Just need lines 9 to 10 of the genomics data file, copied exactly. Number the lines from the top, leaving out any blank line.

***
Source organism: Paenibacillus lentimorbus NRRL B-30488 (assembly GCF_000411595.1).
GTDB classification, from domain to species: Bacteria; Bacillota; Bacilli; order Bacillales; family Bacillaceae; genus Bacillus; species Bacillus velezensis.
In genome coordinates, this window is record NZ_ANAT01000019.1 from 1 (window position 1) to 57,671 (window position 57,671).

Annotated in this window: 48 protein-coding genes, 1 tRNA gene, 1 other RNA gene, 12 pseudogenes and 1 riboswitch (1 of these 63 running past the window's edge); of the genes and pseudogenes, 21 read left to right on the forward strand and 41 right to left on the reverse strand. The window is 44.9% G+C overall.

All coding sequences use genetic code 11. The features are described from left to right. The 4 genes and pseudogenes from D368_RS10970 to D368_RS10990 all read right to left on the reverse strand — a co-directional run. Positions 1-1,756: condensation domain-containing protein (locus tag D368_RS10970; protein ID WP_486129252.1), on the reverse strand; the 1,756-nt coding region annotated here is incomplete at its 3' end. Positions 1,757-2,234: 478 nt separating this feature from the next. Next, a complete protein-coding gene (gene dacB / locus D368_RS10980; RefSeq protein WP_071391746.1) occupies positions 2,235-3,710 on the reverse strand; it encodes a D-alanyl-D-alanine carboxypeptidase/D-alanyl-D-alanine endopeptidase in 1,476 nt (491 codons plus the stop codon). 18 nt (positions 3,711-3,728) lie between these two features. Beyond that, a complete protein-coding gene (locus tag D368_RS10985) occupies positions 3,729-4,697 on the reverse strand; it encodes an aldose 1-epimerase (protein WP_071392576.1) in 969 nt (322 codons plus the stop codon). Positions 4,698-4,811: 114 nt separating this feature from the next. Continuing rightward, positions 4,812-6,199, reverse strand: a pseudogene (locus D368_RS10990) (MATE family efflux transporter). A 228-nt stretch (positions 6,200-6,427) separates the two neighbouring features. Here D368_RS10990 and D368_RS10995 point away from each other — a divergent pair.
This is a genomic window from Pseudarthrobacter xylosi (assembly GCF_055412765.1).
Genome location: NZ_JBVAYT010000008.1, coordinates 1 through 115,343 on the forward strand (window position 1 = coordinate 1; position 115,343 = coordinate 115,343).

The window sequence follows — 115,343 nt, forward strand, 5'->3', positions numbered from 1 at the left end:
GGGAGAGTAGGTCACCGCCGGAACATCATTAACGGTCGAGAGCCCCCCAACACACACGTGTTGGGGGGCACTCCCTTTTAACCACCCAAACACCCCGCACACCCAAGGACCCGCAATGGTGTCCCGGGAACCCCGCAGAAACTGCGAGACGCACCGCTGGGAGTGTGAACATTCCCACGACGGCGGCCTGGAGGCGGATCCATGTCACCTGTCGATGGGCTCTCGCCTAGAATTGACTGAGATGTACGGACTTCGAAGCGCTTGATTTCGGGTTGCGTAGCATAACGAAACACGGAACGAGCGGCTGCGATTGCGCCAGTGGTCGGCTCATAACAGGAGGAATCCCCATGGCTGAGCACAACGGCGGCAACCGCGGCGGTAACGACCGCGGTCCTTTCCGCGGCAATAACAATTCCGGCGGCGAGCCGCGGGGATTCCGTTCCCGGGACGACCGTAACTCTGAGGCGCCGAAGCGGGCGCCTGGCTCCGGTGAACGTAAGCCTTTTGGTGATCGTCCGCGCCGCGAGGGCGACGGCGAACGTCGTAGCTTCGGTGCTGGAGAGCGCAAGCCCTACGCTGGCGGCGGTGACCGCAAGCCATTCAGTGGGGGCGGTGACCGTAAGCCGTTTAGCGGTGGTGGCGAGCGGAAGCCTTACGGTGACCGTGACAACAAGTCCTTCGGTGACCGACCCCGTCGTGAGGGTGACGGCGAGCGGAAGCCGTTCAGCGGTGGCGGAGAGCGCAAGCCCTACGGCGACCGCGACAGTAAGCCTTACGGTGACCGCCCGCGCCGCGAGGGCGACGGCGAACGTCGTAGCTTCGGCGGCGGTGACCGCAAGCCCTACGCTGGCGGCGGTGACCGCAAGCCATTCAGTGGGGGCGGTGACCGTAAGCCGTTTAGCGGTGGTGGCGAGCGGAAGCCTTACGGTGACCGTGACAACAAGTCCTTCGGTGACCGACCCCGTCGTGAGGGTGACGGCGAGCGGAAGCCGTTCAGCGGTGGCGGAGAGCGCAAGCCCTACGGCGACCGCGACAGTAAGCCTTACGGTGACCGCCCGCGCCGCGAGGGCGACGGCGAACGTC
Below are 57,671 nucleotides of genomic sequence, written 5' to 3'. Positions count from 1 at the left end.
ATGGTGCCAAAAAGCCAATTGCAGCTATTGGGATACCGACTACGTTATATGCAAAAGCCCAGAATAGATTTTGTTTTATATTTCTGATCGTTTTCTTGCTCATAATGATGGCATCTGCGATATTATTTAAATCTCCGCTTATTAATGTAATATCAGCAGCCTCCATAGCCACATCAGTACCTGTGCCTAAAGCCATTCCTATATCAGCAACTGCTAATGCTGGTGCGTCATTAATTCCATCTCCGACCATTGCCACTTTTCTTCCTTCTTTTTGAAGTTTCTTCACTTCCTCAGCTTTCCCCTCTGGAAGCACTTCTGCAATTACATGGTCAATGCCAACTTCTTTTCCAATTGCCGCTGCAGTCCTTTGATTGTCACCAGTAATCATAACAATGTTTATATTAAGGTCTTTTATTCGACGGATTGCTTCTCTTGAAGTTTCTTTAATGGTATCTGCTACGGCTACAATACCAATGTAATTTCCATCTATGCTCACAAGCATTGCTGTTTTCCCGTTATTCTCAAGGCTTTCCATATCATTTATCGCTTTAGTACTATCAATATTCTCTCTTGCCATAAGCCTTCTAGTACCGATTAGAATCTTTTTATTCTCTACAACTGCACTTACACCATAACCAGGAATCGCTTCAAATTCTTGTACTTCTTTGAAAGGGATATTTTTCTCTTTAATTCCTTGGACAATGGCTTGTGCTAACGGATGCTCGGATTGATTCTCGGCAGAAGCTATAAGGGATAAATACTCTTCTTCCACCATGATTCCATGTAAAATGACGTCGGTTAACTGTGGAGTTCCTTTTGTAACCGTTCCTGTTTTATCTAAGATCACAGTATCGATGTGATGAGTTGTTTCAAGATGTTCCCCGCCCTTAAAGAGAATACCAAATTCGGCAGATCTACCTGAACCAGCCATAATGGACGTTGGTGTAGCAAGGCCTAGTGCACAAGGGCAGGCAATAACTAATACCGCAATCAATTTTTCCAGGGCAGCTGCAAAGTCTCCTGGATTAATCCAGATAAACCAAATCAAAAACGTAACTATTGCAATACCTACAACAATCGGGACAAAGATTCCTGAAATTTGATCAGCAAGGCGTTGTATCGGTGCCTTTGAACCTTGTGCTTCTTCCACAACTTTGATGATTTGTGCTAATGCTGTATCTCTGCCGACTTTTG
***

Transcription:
GGGAGAGTAGGTCACCGCCGGAACATCATTAACGGTCGAGAGCCCCCCAACACACACGTGTTGGGGGGCACTCCCTTTTAACCACCCAAACACCCCGCACACCCAAGGACCCGCAATGGTGTCCCGGGAACCCCGCAGAAACTGCGAGACGCACCGCTGGGAGTGTGAACATTCCCACGACGGCGGCCTGGAGGCGGATCCATGTCACCTGTCGATGGGCTCTCGCCTAGAATTGACTGAGATGTACGGACTTCGAAGCGCTTGATTTCGGGTTGCGTAGCATAACGAAACACGGAACGAGCGGCTGCGATTGCGCCAGTGGTCGGCTCATAACAGGAGGAATCCCCATGGCTGAGCACAACGGCGGCAACCGCGGCGGTAACGACCGCGGTCCTTTCCGCGGCAATAACAATTCCGGCGGCGAGCCGCGGGGATTCCGTTCCCGGGACGACCGTAACTCTGAGGCGCCGAAGCGGGCGCCTGGCTCCGGTGAACGTAAGCCTTTTGGTGATCGTCCGCGCCGCGAGGGCGACGGCGAACGTCGTAGCTTCGGTGCTGGAGAGCGCAAGCCCTACGCTGGCGGCGGTGACCGCAAGCCATTCAGTGGGGGCGGTGACCGTAAGCCGTTTAGCGGTGGTGGCGAGCGGAAGCCTTACGGTGACCGTGACAACAAGTCCTTCGGTGACCGACCCCGTCGTGAGGGTGACGGCGAGCGGAAGCCGTTCAGCGGTGGCGGAGAGCGCAAGCCCTACGGCGACCGCGACAGTAAGCCTTACGGTGACCGCCCGCGCCGCGAGGGCGACGGCGAACGTCGTAGCTTCGGCGGCGGTGACCGCAAGCCCTACGCTGGCGGCGGTGACCGCAAGCCATTCAGTGGGGGCGGTGACCGTAAGCCGTTTAGCGGTGGTGGCGAGCGGAAGCCTTACGGTGACCGTGACAACAAGTCCTTCGGTGACCGACCCCGTCGTGAGGGTGACGGCGAGCGGAAGCCGTTCAGCGGTGGCGGAGAGCGCAAGCCCTACGGCGACCGCGACAGTAAGCCTTACGGTGACCGCCCGCGCCGCGAGGGCGACGGCGAACGTC
Below are 57,671 nucleotides of genomic sequence, written 5' to 3'. Positions count from 1 at the left end.